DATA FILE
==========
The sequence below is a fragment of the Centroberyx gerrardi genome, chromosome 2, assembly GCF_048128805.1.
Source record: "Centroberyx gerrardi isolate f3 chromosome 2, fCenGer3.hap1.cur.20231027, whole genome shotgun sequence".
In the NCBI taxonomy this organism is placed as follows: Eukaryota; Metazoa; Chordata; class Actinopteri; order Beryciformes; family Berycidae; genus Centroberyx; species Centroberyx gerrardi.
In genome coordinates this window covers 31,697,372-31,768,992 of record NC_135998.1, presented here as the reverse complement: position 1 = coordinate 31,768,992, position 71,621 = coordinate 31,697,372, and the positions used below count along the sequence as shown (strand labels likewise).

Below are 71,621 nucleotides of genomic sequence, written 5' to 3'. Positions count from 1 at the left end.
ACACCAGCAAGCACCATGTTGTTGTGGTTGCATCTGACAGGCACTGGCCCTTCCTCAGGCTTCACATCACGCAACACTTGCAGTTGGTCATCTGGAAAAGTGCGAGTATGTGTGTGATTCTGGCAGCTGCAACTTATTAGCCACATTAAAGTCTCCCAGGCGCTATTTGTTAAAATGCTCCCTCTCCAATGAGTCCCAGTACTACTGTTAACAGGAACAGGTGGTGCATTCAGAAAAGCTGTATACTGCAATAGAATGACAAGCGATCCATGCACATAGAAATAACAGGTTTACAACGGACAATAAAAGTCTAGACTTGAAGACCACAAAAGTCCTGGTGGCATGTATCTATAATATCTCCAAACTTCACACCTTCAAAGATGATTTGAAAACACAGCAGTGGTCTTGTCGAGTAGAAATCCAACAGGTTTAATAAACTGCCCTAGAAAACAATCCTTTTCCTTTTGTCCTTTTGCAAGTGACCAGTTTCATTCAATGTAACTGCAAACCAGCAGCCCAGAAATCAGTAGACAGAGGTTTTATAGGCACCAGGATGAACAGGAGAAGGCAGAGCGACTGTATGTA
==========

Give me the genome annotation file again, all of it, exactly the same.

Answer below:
The sequence below is a fragment of the Centroberyx gerrardi genome, chromosome 2, assembly GCF_048128805.1.
Source record: "Centroberyx gerrardi isolate f3 chromosome 2, fCenGer3.hap1.cur.20231027, whole genome shotgun sequence".
In the NCBI taxonomy this organism is placed as follows: Eukaryota; Metazoa; Chordata; class Actinopteri; order Beryciformes; family Berycidae; genus Centroberyx; species Centroberyx gerrardi.
In genome coordinates this window covers 31,697,372-31,768,992 of record NC_135998.1, presented here as the reverse complement: position 1 = coordinate 31,768,992, position 71,621 = coordinate 31,697,372, and the positions used below count along the sequence as shown (strand labels likewise).

Below are 71,621 nucleotides of genomic sequence, written 5' to 3'. Positions count from 1 at the left end.
ACACCAGCAAGCACCATGTTGTTGTGGTTGCATCTGACAGGCACTGGCCCTTCCTCAGGCTTCACATCACGCAACACTTGCAGTTGGTCATCTGGAAAAGTGCGAGTATGTGTGTGATTCTGGCAGCTGCAACTTATTAGCCACATTAAAGTCTCCCAGGCGCTATTTGTTAAAATGCTCCCTCTCCAATGAGTCCCAGTACTACTGTTAACAGGAACAGGTGGTGCATTCAGAAAAGCTGTATACTGCAATAGAATGACAAGCGATCCATGCACATAGAAATAACAGGTTTACAACGGACAATAAAAGTCTAGACTTGAAGACCACAAAAGTCCTGGTGGCATGTATCTATAATATCTCCAAACTTCACACCTTCAAAGATGATTTGAAAACACAGCAGTGGTCTTGTCGAGTAGAAATCCAACAGGTTTAATAAACTGCCCTAGAAAACAATCCTTTTCCTTTTGTCCTTTTGCAAGTGACCAGTTTCATTCAATGTAACTGCAAACCAGCAGCCCAGAAATCAGTAGACAGAGGTTTTATAGGCACCAGGATGAACAGGAGAAGGCAGAGCGACTGTATGTA